Longitude 131Â° is the most innovative camp in Australia's Red Centre.
Catering to just 30 guests and set on top of an isolated sand dune close the border of Uluru-Kata Tjunta National Park, Longitude 131Â° offers luxury tented accommodation.
Each tent backs up to the slope of the dune with the bush underneath the floor and around the stilts. The bathroom has ingenious features like the long shallow sink suggesting a rock ledge.
If you feel like being sociable, the Dun House at Longitude 131Â° is a superb setting in which to enjoy a quiet drink, a fine lunch or dinner or to delve into the intriguing collection of books, maps and other artefacts of the Red Centre's rich heritage.
Activities on offer include day trips to Uluru and the Kata Tjuta and camel riding or helicopter tours.
Why We Love It
Guests sleep under the sweeping canopy of their tent and wake up with private views of the sun rising over Uluru (Ayres Rock).
Encircled by the coffee-coloured waters of a meander on the Victoria River and rugged hills inscribed with Aboriginal rock art, this homestead has 12 en-suite rooms located by the vast living areas of the homestead.
Guests can make use of the swimming pool, main verandah and dining room. Dinners are informal and the menu relies heavily on the two exceptional products of the property, namely fresh barramundi (a ferociously fighting game fish) and organic prime beef from the 7000 Brahman-cross cattle.
Local fauna species also include wallabies, dingoes, wild buffalo, a myriad of native and migratory birds, fish and the omnipresent crocodile. Learn some real Aussie bushcraft, from cracking a bullwhip to roping cattle from on board a 'bull catcher' - a stripped down Toyota with rubber tyres mounted on the front to deflect horns. Alternatively, there are tours of Aboriginal art sites, boat cruises down the gorge, bushwalks, bird and wildlife-watching or travel to scenic vantage spots to sketch or paint.
Why We Love It
Enjoy a fantastic helicopter ride to several large freshwater swimming holes and waterfalls high up on the escarpment away from the crocodiles.
Sails in the Desert
Sails in the Desert, named for its sail like structure, makes up part of the Ayers Rock Resort and is a mere half an hour from the spectacular Uluru, making it the perfect base from which to explore the Australian outback.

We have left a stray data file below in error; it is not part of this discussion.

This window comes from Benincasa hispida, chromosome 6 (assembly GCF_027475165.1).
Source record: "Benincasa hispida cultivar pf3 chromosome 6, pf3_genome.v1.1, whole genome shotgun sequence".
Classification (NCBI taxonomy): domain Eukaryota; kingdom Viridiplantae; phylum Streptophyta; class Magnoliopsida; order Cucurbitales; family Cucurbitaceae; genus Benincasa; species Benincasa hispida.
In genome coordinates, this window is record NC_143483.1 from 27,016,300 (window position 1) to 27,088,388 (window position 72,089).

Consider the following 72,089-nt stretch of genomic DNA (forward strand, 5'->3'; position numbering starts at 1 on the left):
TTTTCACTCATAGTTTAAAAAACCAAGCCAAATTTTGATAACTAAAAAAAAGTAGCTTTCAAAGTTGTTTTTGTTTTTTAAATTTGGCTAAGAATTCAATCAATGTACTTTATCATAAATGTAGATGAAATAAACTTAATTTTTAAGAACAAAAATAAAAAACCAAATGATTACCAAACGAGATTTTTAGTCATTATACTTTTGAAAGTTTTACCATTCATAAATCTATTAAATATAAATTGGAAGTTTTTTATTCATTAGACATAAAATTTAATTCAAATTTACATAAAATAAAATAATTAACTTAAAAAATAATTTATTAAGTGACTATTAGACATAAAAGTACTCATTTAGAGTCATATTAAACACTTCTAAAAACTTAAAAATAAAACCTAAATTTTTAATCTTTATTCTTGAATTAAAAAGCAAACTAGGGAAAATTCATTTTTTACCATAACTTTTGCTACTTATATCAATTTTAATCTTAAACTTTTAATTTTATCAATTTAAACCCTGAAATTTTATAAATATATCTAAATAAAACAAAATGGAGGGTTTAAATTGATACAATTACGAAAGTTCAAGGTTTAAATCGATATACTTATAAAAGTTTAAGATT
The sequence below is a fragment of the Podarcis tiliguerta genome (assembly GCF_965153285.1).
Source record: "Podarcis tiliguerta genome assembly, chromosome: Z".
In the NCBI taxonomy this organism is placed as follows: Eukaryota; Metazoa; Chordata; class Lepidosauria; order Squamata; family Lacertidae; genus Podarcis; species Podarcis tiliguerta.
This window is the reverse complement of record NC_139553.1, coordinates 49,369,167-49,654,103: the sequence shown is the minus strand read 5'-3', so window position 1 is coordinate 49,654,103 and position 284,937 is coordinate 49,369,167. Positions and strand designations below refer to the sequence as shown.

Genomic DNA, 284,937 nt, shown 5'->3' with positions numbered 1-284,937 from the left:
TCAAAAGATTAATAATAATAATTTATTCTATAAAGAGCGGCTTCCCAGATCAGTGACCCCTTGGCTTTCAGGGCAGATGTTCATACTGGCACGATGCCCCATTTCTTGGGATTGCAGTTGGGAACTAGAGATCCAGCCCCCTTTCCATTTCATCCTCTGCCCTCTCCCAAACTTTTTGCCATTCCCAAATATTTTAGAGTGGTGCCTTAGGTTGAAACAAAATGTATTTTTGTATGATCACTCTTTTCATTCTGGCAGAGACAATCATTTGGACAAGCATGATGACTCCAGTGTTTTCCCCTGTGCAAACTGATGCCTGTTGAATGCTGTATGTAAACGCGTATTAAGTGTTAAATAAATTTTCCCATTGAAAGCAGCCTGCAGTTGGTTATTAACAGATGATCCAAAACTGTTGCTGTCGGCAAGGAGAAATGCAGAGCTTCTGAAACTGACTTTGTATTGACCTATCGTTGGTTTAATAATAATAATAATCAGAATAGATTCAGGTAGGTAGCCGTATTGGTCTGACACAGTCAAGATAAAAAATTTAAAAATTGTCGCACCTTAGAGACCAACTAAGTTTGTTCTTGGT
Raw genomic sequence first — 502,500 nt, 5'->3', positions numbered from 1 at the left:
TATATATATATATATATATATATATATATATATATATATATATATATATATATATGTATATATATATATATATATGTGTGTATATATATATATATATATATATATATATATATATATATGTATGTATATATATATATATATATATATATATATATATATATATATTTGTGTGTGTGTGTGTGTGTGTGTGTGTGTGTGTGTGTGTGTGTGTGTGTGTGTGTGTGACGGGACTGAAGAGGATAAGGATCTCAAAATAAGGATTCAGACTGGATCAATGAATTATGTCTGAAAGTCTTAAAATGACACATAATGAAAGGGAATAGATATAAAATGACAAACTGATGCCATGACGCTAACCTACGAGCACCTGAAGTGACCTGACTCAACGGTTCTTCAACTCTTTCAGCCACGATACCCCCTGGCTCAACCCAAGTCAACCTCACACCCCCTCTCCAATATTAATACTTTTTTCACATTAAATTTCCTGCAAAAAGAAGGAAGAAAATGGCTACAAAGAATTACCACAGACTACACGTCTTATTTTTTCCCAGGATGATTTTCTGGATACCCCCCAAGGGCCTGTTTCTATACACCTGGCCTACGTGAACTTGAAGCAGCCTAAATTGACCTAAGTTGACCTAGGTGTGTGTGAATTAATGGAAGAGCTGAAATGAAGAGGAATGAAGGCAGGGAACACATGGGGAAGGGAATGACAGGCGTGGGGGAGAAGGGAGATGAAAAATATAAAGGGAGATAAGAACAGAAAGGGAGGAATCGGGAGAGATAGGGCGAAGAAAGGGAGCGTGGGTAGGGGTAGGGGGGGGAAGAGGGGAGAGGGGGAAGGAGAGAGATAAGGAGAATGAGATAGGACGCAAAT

Sails in the Desert combines modern luxury with the history and culture of the Aboriginal land on which it is built. The 228 rooms contain all the usual mod cons and have a terrace or balcony, and the interiors draw inspiration from the surrounding desert colours and traditional aboriginal art.
After a day in the desert, Sails is the perfect place to relax. The hotel has a swimming pool, hair and beauty salon, shopping centre and the Red Ochre Spa, which offers an extensive list of treatments. Food wise, there is everything from Kuniya which serves gourmet food with an indigenous twist, to tapas at the Rockpool restaurant. Alternatively have a crack at the BBQ, Aussie style, or even eat al fresco under the stars.
The hotel boasts a gallery exhibiting aboriginal and indigenous art and offers guests the chance to watch local craftspeople at work. With an extensive list of tours to local points of interest including Alice Springs and Kings Canyon, guests can also learn about the flora, fauna and topography of the area. Other activities include camel rides, trips to Ayers Rock at sunrise or sunset and hot air ballooning.
Why We Love It
We think one of the best ways to see Ayers Rock is by helicopter, or for those who prefer to have their feet on terra firma, camels are excellent means of transportation.
Davidson's Arnhemland Safaris
Davidson's Arnhemland Safaris is built on a sacred aboriginal site comprising of rainforests, lakes and mountainous rock formations. As the honorary custodian of this vast area, Max Davidson invites visitors to stay in what would otherwise be a private wilderness.
Accommodation is in the form of cabins in the heart of the forest, all with en-suite bathrooms, Wi-Fi and solar power. A communal area includes a library, lounge, bar, pool and outdoor terrace for al fresco dining. Meals are relaxed affairs, served overlooking the bush.
The land surrounding Mount Borradaile is fascinating and tells stories of 50,000 years of aboriginal history. The activities on offer are endless, ranging from billabong cruises, Barramundi fishing and wildlife spotting, to visiting rock art galleries and exploring catacombs.
Why We Love It
Located on a registered aboriginal sacred site, the area around Mount Borradaile is steeped in history, much of it inscribed in the rock paintings.